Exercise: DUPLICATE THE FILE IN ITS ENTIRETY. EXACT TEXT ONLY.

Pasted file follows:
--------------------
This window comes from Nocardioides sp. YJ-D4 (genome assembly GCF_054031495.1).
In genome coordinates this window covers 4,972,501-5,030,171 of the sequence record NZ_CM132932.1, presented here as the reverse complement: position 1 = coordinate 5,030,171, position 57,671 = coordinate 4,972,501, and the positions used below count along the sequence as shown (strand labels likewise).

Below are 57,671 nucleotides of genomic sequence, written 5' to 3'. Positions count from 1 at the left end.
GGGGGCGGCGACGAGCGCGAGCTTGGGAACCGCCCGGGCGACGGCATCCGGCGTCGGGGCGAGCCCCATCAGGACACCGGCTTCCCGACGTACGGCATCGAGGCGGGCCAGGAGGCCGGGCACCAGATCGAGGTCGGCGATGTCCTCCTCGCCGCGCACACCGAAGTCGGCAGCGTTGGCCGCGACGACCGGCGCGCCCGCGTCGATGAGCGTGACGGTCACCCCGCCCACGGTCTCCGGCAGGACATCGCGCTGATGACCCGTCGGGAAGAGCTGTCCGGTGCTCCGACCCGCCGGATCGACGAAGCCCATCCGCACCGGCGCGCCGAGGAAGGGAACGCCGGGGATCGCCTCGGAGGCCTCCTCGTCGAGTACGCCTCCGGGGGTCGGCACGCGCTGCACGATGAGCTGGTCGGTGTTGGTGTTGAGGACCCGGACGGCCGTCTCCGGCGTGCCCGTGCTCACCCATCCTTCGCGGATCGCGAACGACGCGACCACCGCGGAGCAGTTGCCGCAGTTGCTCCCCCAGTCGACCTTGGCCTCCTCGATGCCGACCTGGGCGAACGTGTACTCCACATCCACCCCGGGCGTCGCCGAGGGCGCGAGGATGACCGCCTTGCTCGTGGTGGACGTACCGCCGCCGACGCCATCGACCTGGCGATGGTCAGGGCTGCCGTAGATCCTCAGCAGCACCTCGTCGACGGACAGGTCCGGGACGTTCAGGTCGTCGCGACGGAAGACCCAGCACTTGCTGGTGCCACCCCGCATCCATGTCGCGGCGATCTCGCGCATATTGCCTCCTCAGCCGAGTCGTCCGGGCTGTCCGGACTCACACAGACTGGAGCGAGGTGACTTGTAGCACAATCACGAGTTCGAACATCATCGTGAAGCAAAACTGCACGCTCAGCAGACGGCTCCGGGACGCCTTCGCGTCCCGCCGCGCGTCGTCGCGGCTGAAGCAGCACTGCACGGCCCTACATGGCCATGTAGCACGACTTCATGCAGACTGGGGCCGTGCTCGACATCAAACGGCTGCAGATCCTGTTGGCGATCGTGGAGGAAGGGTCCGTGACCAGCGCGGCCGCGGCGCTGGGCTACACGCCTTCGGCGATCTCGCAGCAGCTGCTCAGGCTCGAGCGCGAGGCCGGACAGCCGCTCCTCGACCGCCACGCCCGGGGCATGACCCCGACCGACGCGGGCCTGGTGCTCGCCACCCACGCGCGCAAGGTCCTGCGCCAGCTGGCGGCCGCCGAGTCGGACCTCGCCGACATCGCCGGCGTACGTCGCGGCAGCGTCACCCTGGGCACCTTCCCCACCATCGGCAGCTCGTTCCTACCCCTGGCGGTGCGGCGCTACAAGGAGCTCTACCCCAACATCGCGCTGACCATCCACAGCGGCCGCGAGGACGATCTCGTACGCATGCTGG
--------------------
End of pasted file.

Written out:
This window comes from Nocardioides sp. YJ-D4 (genome assembly GCF_054031495.1).
In genome coordinates this window covers 4,972,501-5,030,171 of the sequence record NZ_CM132932.1, presented here as the reverse complement: position 1 = coordinate 5,030,171, position 57,671 = coordinate 4,972,501, and the positions used below count along the sequence as shown (strand labels likewise).

Below are 57,671 nucleotides of genomic sequence, written 5' to 3'. Positions count from 1 at the left end.
GGGGGCGGCGACGAGCGCGAGCTTGGGAACCGCCCGGGCGACGGCATCCGGCGTCGGGGCGAGCCCCATCAGGACACCGGCTTCCCGACGTACGGCATCGAGGCGGGCCAGGAGGCCGGGCACCAGATCGAGGTCGGCGATGTCCTCCTCGCCGCGCACACCGAAGTCGGCAGCGTTGGCCGCGACGACCGGCGCGCCCGCGTCGATGAGCGTGACGGTCACCCCGCCCACGGTCTCCGGCAGGACATCGCGCTGATGACCCGTCGGGAAGAGCTGTCCGGTGCTCCGACCCGCCGGATCGACGAAGCCCATCCGCACCGGCGCGCCGAGGAAGGGAACGCCGGGGATCGCCTCGGAGGCCTCCTCGTCGAGTACGCCTCCGGGGGTCGGCACGCGCTGCACGATGAGCTGGTCGGTGTTGGTGTTGAGGACCCGGACGGCCGTCTCCGGCGTGCCCGTGCTCACCCATCCTTCGCGGATCGCGAACGACGCGACCACCGCGGAGCAGTTGCCGCAGTTGCTCCCCCAGTCGACCTTGGCCTCCTCGATGCCGACCTGGGCGAACGTGTACTCCACATCCACCCCGGGCGTCGCCGAGGGCGCGAGGATGACCGCCTTGCTCGTGGTGGACGTACCGCCGCCGACGCCATCGACCTGGCGATGGTCAGGGCTGCCGTAGATCCTCAGCAGCACCTCGTCGACGGACAGGTCCGGGACGTTCAGGTCGTCGCGACGGAAGACCCAGCACTTGCTGGTGCCACCCCGCATCCATGTCGCGGCGATCTCGCGCATATTGCCTCCTCAGCCGAGTCGTCCGGGCTGTCCGGACTCACACAGACTGGAGCGAGGTGACTTGTAGCACAATCACGAGTTCGAACATCATCGTGAAGCAAAACTGCACGCTCAGCAGACGGCTCCGGGACGCCTTCGCGTCCCGCCGCGCGTCGTCGCGGCTGAAGCAGCACTGCACGGCCCTACATGGCCATGTAGCACGACTTCATGCAGACTGGGGCCGTGCTCGACATCAAACGGCTGCAGATCCTGTTGGCGATCGTGGAGGAAGGGTCCGTGACCAGCGCGGCCGCGGCGCTGGGCTACACGCCTTCGGCGATCTCGCAGCAGCTGCTCAGGCTCGAGCGCGAGGCCGGACAGCCGCTCCTCGACCGCCACGCCCGGGGCATGACCCCGACCGACGCGGGCCTGGTGCTCGCCACCCACGCGCGCAAGGTCCTGCGCCAGCTGGCGGCCGCCGAGTCGGACCTCGCCGACATCGCCGGCGTACGTCGCGGCAGCGTCACCCTGGGCACCTTCCCCACCATCGGCAGCTCGTTCCTACCCCTGGCGGTGCGGCGCTACAAGGAGCTCTACCCCAACATCGCGCTGACCATCCACAGCGGCCGCGAGGACGATCTCGTACGCATGCTGG